Earlier this week, we took a look at PE investment in the casual dining segment of what we dubbed the convenient food sector. Today, we look at how other segments in that space are facing disruption from a plethora of VC-backed startups.
VC: Online and On-Demand In Demand
Food startups worldwide are attracting venture capitalists, even as more and more companies crowd the space. PitchBook data reveal a steep increase in both financings and capital invested in food preparation/delivery startups since 2011, with 2014’s $620 million invested thus far in 30 VC fundings already more than tripling 2013’s $182 million. The companies receiving these gobs of VC cash generally fall into two categories: 1) delivery services of groceries, meals or ingredients, like Blue Apron; 2) restaurant food ordering and delivery platforms, where Delivery Hero is a good example.
What’s intriguing about this space is that it possesses unique challenges unfamiliar to the many entrepreneurs weaned on a steady diet of software startups. Scale, infrastructure and logistics are all more challenging prospects to a food delivery business like Blue Apron than to your average software company. Undaunted, there are nearly 700 venture investors globally pouring cash into these companies, betting that at least a few of them will change the way we eat. It’s not a bad bet to make, given that the convergence of the food industry and tech is still in its nascent stages. But in order to succeed, these startups will need to navigate three primary issues currently facing the food industry:
- Sustainability: as populations age and swell, and climate change transforms ecosystems, renewable, reliable, cost-practical food sources are increasingly crucial.
- Health: with a chunk of the world’s population overweight, and another chunk lacking proper nutrition, healthier food options need to penetrate markets further.
- Urbanization: most of us will live in cities by 2050, and transporting sustainable, healthy food across urban sprawl will only become more challenging.
Let’s break down how food startups are navigating these issues.
Both categories rack up plenty of capital invested, but the groceries/meals delivery companies have bagged more deals in 2014 to date. Activity has really picked up since 2012 as these business models have matured and proven they can attract long-term customers, evidenced by the later-stage deals we’re now seeing (such as HelloFresh‘s $50 million Series D). Competitive pricing of bulk groceries and the appeal of efficient home cooking, in addition to locally sourced, organic ingredients and groceries provided by many startups like Fresh Nation, are some of the key factors driving growth. Note that most of the companies that are finding success are the ones able to check the three boxes above. Success is not yet guaranteed as continued scaling, food fads, diversification of offerings, increases in competition and margin generation are all challenges facing these companies as they work on becoming a part of everyday life.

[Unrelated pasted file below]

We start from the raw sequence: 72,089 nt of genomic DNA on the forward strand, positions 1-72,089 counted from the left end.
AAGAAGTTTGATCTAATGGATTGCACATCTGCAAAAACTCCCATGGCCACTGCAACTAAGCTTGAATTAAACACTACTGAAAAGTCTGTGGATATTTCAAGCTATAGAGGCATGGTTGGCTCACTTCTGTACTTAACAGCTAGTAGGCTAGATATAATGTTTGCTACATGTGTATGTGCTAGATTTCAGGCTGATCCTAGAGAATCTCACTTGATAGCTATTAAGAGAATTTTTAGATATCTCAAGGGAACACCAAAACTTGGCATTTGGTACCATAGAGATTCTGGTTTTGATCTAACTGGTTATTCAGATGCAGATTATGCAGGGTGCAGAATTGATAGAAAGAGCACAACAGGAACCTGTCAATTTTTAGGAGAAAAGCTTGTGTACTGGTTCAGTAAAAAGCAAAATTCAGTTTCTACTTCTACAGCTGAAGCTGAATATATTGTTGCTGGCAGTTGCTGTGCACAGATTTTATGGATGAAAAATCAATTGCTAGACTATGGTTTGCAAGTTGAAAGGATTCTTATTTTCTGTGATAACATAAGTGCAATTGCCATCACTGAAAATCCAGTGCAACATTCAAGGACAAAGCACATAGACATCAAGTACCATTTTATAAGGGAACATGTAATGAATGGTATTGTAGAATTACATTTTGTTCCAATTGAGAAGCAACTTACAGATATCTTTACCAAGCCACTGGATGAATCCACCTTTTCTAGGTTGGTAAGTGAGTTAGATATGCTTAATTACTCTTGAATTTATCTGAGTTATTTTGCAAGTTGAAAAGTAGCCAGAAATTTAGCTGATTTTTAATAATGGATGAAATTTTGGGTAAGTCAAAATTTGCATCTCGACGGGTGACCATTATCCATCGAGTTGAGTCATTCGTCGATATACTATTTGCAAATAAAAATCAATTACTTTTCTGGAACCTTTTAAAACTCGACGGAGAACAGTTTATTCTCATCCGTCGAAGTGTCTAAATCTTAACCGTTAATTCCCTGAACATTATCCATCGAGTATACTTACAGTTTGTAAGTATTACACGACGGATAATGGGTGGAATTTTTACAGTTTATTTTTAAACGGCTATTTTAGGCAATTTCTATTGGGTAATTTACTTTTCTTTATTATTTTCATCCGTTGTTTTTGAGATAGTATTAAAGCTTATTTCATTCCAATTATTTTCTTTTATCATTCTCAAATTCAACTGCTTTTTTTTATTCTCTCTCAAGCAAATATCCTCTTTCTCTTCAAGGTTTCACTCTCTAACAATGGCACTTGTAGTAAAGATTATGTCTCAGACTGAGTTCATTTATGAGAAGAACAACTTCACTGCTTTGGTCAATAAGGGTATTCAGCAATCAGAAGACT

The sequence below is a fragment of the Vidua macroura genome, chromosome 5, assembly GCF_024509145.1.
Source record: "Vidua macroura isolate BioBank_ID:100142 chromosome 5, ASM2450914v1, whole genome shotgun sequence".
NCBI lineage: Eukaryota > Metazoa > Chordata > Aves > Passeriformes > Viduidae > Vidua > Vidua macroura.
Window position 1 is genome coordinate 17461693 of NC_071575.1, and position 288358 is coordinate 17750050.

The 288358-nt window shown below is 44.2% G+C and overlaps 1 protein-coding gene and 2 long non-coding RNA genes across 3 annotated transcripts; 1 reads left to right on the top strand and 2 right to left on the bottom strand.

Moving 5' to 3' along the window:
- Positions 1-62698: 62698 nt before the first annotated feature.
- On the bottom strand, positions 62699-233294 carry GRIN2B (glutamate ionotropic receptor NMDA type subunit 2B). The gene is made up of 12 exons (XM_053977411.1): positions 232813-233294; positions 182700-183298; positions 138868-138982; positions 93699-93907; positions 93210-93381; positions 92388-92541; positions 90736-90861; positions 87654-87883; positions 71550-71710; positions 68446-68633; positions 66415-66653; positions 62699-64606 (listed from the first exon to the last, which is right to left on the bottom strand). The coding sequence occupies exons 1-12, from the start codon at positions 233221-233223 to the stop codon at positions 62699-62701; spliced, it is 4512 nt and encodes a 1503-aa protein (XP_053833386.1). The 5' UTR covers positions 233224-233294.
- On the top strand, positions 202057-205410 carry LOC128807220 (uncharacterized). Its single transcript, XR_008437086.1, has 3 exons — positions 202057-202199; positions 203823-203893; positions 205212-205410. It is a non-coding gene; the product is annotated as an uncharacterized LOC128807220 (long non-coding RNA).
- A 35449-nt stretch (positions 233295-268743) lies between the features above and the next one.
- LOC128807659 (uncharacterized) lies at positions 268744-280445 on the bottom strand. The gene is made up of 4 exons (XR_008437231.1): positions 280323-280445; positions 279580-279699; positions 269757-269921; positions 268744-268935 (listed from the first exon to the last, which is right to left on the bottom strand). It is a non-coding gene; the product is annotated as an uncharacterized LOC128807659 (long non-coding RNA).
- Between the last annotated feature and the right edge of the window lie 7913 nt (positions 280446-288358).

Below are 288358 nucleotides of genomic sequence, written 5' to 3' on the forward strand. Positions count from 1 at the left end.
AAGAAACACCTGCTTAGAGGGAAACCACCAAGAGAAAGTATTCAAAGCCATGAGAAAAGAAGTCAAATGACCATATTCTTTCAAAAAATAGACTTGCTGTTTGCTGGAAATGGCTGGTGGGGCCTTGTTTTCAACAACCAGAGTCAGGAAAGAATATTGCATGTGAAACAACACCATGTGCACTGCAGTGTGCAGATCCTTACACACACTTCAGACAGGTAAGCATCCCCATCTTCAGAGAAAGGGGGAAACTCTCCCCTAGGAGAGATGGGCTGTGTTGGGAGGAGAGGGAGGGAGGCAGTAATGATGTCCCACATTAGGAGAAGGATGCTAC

Delivery services are by no means new, but tech-enabled restaurant-focused startups have experienced a little boom the last couple of years. A large number focus on the urban office worker (such as Peach), but that has begun to change as others like the Square-acquired Caviar cater to high-end clientele or the Indian Travel Khana caters to the train commuter. The long-term success of these companies will depend on their ability to reach scale while building and protecting margins, something that newly public GrubHub (NYSE: GRUB) has shown as possible. For example, I’d pay a few extra dollars to get a Chipotle burrito delivered to my door, but despite the powerful emotions a Chipotle burrito can inspire, the price can’t get too high.
On that note, these companies might want to pay attention to what private equity investors are up to, sinceas we saw earlier this week, casual dining is poised for the most growth in the restaurant industry. Even considering the issues these companies face, they are definitely attractive investments to VC firms and it’s easy to see why when you consider the TAM or just look at GrubHub’s $3.5 billion market cap. How do they fare on the trends above? Delivery services mainly take advantage of urbanization, but some are being built to target the health and local niches of the delivery industry.
Future of Food
So where will all this lead? PE firms will continue doing what they do best: buy and build smaller, casual dining chains, surfing the trends of urbanization and sustainable, healthy food by transforming business models and supply chains accordingly. That’s on the mature end of the company life-cycle. At the other end, VCs are betting that delivering meal-kits or groceries can supplant the current ritual of shopping at chains like Safeway, or complementing restaurants with takeout delivery. The convergence between casual dining market share and subscription-based meal-kit delivery services will be particularly intriguing. It’ll be interesting to see how the space develops, but with probably the largest TAM that exists (everybody has to eat), there will be no shortage of savvy private market investors seeking to be the answer to the age old question: What is for dinner? Click here to request info about how you can get access to the profiles of the underlying food companies and the 700 active investors in the space.